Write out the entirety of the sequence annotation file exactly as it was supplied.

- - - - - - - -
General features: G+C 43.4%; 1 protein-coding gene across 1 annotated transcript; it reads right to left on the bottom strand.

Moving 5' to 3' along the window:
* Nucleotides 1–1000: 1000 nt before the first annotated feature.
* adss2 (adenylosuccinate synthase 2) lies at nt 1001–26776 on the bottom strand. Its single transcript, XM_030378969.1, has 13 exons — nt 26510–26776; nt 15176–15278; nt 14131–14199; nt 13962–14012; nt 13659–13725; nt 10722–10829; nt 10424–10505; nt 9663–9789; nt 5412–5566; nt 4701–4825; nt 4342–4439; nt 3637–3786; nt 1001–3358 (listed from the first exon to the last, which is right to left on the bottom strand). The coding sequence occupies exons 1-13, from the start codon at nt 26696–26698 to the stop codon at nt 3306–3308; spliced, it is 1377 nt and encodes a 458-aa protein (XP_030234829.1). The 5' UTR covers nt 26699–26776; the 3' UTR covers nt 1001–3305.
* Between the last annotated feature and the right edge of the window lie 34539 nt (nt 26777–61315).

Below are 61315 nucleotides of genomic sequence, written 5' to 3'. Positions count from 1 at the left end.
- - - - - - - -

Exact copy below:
General features: G+C 43.4%; 1 protein-coding gene across 1 annotated transcript; it reads right to left on the bottom strand.

Moving 5' to 3' along the window:
* Nucleotides 1–1000: 1000 nt before the first annotated feature.
* adss2 (adenylosuccinate synthase 2) lies at nt 1001–26776 on the bottom strand. Its single transcript, XM_030378969.1, has 13 exons — nt 26510–26776; nt 15176–15278; nt 14131–14199; nt 13962–14012; nt 13659–13725; nt 10722–10829; nt 10424–10505; nt 9663–9789; nt 5412–5566; nt 4701–4825; nt 4342–4439; nt 3637–3786; nt 1001–3358 (listed from the first exon to the last, which is right to left on the bottom strand). The coding sequence occupies exons 1-13, from the start codon at nt 26696–26698 to the stop codon at nt 3306–3308; spliced, it is 1377 nt and encodes a 458-aa protein (XP_030234829.1). The 5' UTR covers nt 26699–26776; the 3' UTR covers nt 1001–3305.
* Between the last annotated feature and the right edge of the window lie 34539 nt (nt 26777–61315).

Below are 61315 nucleotides of genomic sequence, written 5' to 3'. Positions count from 1 at the left end.